"Bonusly contributes to our global vision of a connected company."
The growing international company needed a way to rethink how employees were receiving bonuses while ensuring company values remained top of mind.
Jellyfish launched Bonusly in 2015 and has scaled from 250 to more than 2000 employees. With Bonusly, Jellyfish was able to maintain having a connected company during its growth period, while promoting their company values. Daily interactions through Bonusly and the platform's easy accessibility to everyone no matter where they were located, helped Jellyfish break down departmental and regional silos. It's an added bonus that Jellyfish employees also find Bonusly fun to use, sustaining a high participation rate of 92% throughout the last 7 years.
Culture is never fixed. Every time an organization expands into a new country or acquires a new business, the company culture evolves to incorporate new experiences, new people, and new ways of doing things. It takes a lot of effort, but remaining consistent with core values can help shape a company's culture throughout its evolution. When you’ve been with a company for almost 20 years, that evolution can be dramatic.
Jellyfish started in 1999 as a network support services company called Avondale IT. I joined the company 18 years ago. Our current CEO, Rob Pierre, stepped into the picture in 2005 and started remaking the company into what it is today. We got out of network support services, began to focus on paid search (which, back in 2005, was still relatively new), and rebranded as Jellyfish. Today, Jellyfish is a global business that partners with brands to achieve and optimise their marketing performance in a platform world. We help brands thrive by harnessing the platforms that drive growth.
Remaining consistent with core values can help shape a company's culture throughout its evolution.
During my time at Jellyfish, I moved from the UK to Baltimore to help set up our US division. I also established our paid search proposition and built our programmatic display, paid social, and retail media practices. It’s been incredible to see our company grow from 10–15 people in a single-room office above an art gallery to 2,250 experts in 42 offices globally.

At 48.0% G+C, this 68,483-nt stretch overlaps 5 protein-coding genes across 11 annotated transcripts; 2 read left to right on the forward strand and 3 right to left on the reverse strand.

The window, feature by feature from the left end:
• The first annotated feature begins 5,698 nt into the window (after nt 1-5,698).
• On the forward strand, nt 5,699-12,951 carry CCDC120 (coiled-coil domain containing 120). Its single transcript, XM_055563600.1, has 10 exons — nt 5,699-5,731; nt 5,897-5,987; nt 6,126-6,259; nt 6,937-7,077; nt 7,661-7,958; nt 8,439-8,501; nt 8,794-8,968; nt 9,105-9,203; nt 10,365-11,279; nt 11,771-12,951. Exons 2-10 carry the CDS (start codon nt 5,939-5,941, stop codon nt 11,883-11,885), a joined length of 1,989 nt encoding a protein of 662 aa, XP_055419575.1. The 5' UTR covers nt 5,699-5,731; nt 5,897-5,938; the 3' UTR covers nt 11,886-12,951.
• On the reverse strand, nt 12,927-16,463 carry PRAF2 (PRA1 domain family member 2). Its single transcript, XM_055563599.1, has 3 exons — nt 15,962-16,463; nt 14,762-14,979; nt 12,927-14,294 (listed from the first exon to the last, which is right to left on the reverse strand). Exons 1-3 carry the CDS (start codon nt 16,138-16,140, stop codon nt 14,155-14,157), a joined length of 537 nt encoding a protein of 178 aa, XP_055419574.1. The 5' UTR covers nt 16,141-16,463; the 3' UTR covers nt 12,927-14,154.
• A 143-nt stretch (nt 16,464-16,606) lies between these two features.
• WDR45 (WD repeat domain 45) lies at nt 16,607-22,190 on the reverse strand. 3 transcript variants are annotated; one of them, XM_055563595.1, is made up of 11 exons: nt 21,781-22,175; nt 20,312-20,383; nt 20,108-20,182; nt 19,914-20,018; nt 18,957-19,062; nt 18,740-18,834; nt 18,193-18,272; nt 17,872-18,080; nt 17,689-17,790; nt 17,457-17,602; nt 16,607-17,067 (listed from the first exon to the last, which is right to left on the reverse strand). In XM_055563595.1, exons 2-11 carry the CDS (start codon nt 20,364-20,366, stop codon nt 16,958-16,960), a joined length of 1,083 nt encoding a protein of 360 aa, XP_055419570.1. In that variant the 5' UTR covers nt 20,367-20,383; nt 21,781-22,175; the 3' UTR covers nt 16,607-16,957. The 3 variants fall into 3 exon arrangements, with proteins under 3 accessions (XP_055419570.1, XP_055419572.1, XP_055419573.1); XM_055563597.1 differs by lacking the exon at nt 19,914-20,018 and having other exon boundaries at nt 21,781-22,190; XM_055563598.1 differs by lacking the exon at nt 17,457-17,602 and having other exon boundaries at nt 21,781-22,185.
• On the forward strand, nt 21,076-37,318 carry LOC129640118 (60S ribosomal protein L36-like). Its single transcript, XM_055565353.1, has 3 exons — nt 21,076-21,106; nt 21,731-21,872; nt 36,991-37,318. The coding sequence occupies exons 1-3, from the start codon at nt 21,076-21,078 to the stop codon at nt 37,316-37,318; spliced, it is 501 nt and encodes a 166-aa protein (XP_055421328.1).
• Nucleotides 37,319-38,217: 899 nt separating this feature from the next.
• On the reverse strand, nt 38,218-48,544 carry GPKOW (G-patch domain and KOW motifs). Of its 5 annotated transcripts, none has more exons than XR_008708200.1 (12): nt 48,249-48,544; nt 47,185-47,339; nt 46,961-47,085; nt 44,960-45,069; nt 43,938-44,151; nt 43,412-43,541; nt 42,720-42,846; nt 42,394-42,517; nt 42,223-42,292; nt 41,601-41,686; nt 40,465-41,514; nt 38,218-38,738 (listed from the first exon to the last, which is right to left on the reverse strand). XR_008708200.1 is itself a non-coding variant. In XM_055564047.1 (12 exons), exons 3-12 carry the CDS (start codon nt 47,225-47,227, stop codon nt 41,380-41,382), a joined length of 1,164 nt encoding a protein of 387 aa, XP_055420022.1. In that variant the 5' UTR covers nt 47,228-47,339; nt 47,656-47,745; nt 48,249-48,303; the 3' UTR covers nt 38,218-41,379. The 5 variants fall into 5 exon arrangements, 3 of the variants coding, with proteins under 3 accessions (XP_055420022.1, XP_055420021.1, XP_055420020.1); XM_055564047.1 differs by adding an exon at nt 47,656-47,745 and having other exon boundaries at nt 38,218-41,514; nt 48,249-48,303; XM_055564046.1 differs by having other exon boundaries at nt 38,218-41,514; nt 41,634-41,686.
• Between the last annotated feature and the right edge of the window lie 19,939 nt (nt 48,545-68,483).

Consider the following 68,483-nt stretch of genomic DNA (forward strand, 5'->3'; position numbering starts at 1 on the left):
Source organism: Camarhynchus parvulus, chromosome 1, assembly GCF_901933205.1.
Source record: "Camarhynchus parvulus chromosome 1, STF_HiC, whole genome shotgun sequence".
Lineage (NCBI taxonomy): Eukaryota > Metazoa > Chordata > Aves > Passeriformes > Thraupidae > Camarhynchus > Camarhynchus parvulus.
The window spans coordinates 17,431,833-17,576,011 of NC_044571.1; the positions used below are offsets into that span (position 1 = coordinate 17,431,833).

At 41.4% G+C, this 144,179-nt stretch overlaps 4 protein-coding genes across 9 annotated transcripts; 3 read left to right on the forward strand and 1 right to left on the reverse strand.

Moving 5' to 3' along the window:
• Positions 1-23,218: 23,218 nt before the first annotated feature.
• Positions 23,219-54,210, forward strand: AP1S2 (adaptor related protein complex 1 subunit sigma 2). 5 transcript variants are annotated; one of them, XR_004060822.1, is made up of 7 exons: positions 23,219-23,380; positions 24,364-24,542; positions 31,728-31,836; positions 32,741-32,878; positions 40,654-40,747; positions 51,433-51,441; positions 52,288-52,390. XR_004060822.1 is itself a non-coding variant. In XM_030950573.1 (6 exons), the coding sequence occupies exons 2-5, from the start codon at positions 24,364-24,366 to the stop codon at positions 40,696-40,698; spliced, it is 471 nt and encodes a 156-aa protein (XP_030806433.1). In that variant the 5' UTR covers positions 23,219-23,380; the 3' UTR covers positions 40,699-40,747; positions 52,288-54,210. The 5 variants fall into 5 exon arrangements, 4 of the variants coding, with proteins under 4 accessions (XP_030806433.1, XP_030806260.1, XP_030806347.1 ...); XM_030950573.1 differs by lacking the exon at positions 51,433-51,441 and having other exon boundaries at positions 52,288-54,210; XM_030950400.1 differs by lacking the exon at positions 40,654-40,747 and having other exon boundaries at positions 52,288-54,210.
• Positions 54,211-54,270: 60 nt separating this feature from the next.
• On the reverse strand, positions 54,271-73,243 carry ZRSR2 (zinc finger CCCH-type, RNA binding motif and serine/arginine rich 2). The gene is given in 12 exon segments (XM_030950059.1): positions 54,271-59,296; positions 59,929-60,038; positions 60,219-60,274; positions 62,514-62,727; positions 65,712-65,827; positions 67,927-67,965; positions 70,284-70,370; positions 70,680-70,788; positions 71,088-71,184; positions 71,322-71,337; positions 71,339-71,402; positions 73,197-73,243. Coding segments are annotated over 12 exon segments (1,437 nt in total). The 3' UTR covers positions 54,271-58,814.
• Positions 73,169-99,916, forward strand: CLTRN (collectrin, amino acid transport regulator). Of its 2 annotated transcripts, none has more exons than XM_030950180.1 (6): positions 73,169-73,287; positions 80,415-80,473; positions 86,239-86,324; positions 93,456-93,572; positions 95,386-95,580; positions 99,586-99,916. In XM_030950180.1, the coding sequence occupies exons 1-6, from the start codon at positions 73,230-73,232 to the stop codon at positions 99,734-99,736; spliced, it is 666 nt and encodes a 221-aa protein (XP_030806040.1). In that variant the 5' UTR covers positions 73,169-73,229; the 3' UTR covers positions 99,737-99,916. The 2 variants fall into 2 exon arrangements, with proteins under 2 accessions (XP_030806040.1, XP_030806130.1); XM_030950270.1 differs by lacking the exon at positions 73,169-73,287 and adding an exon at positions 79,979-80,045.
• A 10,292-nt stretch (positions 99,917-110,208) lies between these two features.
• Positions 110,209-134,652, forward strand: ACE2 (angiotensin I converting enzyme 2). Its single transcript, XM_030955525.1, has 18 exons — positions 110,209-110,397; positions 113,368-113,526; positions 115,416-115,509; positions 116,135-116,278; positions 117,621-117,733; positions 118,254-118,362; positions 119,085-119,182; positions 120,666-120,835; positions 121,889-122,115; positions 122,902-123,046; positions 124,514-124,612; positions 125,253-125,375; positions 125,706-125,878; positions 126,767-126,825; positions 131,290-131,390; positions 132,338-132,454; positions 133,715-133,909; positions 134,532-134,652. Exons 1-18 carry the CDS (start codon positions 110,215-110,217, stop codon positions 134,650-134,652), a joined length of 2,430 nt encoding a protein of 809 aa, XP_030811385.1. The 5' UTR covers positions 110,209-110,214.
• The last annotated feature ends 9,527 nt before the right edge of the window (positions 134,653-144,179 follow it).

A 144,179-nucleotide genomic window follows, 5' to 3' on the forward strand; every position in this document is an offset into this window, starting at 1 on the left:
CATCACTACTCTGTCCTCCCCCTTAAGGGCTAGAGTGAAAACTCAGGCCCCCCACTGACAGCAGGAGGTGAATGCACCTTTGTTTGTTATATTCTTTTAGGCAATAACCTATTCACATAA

Early in Jellyfish’s journey, we established four core values that are still front and centre today: be positive, be the solution, be accountable, and be passionate. Even during the initial interview process, we look for people who can demonstrate those core values alongside the credentials for the specific role. We know that if someone can show a passion for something, anything, that will translate to their work and role at Jellyfish. It’s why we also ask about innovative solutions they’ve implemented, instances where they took accountability for their actions, and challenging situations they addressed positively.
In addition to helping us find the right people, our core values help our teams frame various activities and initiatives. But we needed help with providing the right motivation for these activities.
Finding the Right Mechanism to Incentivise Values
Our bonus structure was meant to provide motivation for desired behaviours. But we discovered that we were paying millions of dollars in annual performance-related bonuses that no one ever thought were enough. Those bonuses were also tied to the company’s overall performance, but it wasn’t always clear how that performance related to individuals' actions and behaviours. It was hard for our people to connect their efforts to a bonus, especially as the reward might be far off. Since we gave bonuses at the end of the year, they weren't an effective day-to-day motivator.
About seven years ago, we started to rethink our bonus structure. I was also interested in finding a mechanism that would encourage everyone in the organisation to demonstrate the right behaviours daily. This initiative wasn’t even my area of responsibility, but—living our company values—I wanted to be the solution. So I started talking to our clients and key partners, including Google, who used a peer-to-peer recognition program. I was intrigued, and began some research into the value of peer recognition vs top-down recognition.
What especially appealed to me about peer-to-peer recognition is how it distributes the accountability and the value of recognition from the few to the many. Introducing peer-to-peer recognition doesn't mean leaders have no responsibility for recognizing talent, but it's a powerful performance management tool that leaders can combine with promotions, salary increases, and learning development opportunities.